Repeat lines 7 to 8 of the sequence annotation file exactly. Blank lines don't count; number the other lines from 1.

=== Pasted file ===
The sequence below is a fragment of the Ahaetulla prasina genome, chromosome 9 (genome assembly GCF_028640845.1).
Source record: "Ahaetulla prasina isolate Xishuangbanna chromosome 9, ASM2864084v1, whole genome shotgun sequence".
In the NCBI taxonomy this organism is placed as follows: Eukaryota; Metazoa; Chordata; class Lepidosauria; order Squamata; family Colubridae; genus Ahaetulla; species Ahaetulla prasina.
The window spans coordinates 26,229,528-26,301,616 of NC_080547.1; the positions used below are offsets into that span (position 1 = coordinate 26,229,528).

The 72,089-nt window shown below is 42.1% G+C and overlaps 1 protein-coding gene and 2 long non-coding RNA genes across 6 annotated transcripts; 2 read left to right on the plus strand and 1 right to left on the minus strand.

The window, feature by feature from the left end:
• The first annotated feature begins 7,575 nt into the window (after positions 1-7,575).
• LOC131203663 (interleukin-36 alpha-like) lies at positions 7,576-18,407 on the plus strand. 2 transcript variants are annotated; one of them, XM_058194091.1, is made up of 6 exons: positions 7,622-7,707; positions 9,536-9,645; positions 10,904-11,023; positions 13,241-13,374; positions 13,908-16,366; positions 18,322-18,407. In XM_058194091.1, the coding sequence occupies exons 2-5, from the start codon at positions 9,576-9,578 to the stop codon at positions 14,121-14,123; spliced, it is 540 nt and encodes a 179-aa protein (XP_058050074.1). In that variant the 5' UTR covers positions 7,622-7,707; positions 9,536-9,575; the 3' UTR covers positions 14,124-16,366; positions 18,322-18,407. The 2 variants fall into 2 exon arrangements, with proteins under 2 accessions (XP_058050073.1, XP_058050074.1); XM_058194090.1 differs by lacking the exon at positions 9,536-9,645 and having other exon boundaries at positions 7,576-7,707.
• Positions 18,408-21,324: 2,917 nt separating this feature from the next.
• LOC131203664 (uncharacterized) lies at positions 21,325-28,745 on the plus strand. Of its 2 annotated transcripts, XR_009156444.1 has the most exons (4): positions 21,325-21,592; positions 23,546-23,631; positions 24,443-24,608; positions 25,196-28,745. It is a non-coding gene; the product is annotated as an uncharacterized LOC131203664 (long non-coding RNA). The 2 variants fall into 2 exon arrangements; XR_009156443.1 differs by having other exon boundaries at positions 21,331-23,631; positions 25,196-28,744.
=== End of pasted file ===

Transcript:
• The first annotated feature begins 7,575 nt into the window (after positions 1-7,575).
• LOC131203663 (interleukin-36 alpha-like) lies at positions 7,576-18,407 on the plus strand. 2 transcript variants are annotated; one of them, XM_058194091.1, is made up of 6 exons: positions 7,622-7,707; positions 9,536-9,645; positions 10,904-11,023; positions 13,241-13,374; positions 13,908-16,366; positions 18,322-18,407. In XM_058194091.1, the coding sequence occupies exons 2-5, from the start codon at positions 9,576-9,578 to the stop codon at positions 14,121-14,123; spliced, it is 540 nt and encodes a 179-aa protein (XP_058050074.1). In that variant the 5' UTR covers positions 7,622-7,707; positions 9,536-9,575; the 3' UTR covers positions 14,124-16,366; positions 18,322-18,407. The 2 variants fall into 2 exon arrangements, with proteins under 2 accessions (XP_058050073.1, XP_058050074.1); XM_058194090.1 differs by lacking the exon at positions 9,536-9,645 and having other exon boundaries at positions 7,576-7,707.